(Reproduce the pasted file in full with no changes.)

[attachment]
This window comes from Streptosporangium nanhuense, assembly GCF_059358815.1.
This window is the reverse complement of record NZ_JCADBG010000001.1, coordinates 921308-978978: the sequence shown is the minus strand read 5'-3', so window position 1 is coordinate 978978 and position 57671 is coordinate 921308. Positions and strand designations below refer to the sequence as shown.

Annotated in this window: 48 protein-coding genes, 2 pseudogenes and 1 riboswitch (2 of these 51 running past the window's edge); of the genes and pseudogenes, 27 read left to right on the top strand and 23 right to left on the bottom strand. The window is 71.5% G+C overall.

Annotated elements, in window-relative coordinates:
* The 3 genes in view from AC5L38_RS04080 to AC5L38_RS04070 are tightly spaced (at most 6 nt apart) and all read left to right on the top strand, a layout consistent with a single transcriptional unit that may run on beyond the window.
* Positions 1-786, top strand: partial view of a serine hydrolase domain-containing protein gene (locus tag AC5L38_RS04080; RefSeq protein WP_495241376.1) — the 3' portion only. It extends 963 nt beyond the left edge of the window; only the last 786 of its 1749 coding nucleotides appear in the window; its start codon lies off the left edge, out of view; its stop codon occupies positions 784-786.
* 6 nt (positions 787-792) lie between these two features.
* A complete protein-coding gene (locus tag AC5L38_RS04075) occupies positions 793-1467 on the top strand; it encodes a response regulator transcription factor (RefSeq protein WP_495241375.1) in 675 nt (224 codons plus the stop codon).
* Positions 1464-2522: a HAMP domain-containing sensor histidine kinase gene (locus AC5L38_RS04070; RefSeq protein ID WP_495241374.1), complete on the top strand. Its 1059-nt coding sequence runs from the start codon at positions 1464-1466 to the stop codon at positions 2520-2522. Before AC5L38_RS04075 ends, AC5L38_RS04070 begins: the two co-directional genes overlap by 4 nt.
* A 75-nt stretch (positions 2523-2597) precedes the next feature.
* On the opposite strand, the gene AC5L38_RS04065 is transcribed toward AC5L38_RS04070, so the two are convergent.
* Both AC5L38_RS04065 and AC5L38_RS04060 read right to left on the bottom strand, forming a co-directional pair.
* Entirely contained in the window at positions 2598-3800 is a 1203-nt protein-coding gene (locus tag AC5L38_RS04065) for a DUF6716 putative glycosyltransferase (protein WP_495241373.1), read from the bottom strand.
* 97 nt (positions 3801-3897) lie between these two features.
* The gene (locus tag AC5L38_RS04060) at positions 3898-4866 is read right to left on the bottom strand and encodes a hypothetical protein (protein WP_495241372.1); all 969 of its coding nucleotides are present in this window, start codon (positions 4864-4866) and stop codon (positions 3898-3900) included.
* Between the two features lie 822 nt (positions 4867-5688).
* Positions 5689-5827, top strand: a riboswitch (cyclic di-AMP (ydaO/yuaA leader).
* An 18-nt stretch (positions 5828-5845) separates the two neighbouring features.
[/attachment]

This window comes from Streptosporangium nanhuense, assembly GCF_059358815.1.
This window is the reverse complement of record NZ_JCADBG010000001.1, coordinates 921308-978978: the sequence shown is the minus strand read 5'-3', so window position 1 is coordinate 978978 and position 57671 is coordinate 921308. Positions and strand designations below refer to the sequence as shown.

Annotated in this window: 48 protein-coding genes, 2 pseudogenes and 1 riboswitch (2 of these 51 running past the window's edge); of the genes and pseudogenes, 27 read left to right on the top strand and 23 right to left on the bottom strand. The window is 71.5% G+C overall.

Annotated elements, in window-relative coordinates:
* The 3 genes in view from AC5L38_RS04080 to AC5L38_RS04070 are tightly spaced (at most 6 nt apart) and all read left to right on the top strand, a layout consistent with a single transcriptional unit that may run on beyond the window.
* Positions 1-786, top strand: partial view of a serine hydrolase domain-containing protein gene (locus tag AC5L38_RS04080; RefSeq protein WP_495241376.1) — the 3' portion only. It extends 963 nt beyond the left edge of the window; only the last 786 of its 1749 coding nucleotides appear in the window; its start codon lies off the left edge, out of view; its stop codon occupies positions 784-786.
* 6 nt (positions 787-792) lie between these two features.
* A complete protein-coding gene (locus tag AC5L38_RS04075) occupies positions 793-1467 on the top strand; it encodes a response regulator transcription factor (RefSeq protein WP_495241375.1) in 675 nt (224 codons plus the stop codon).
* Positions 1464-2522: a HAMP domain-containing sensor histidine kinase gene (locus AC5L38_RS04070; RefSeq protein ID WP_495241374.1), complete on the top strand. Its 1059-nt coding sequence runs from the start codon at positions 1464-1466 to the stop codon at positions 2520-2522. Before AC5L38_RS04075 ends, AC5L38_RS04070 begins: the two co-directional genes overlap by 4 nt.
* A 75-nt stretch (positions 2523-2597) precedes the next feature.
* On the opposite strand, the gene AC5L38_RS04065 is transcribed toward AC5L38_RS04070, so the two are convergent.
* Both AC5L38_RS04065 and AC5L38_RS04060 read right to left on the bottom strand, forming a co-directional pair.
* Entirely contained in the window at positions 2598-3800 is a 1203-nt protein-coding gene (locus tag AC5L38_RS04065) for a DUF6716 putative glycosyltransferase (protein WP_495241373.1), read from the bottom strand.
* 97 nt (positions 3801-3897) lie between these two features.
* The gene (locus tag AC5L38_RS04060) at positions 3898-4866 is read right to left on the bottom strand and encodes a hypothetical protein (protein WP_495241372.1); all 969 of its coding nucleotides are present in this window, start codon (positions 4864-4866) and stop codon (positions 3898-3900) included.
* Between the two features lie 822 nt (positions 4867-5688).
* Positions 5689-5827, top strand: a riboswitch (cyclic di-AMP (ydaO/yuaA leader).
* An 18-nt stretch (positions 5828-5845) separates the two neighbouring features.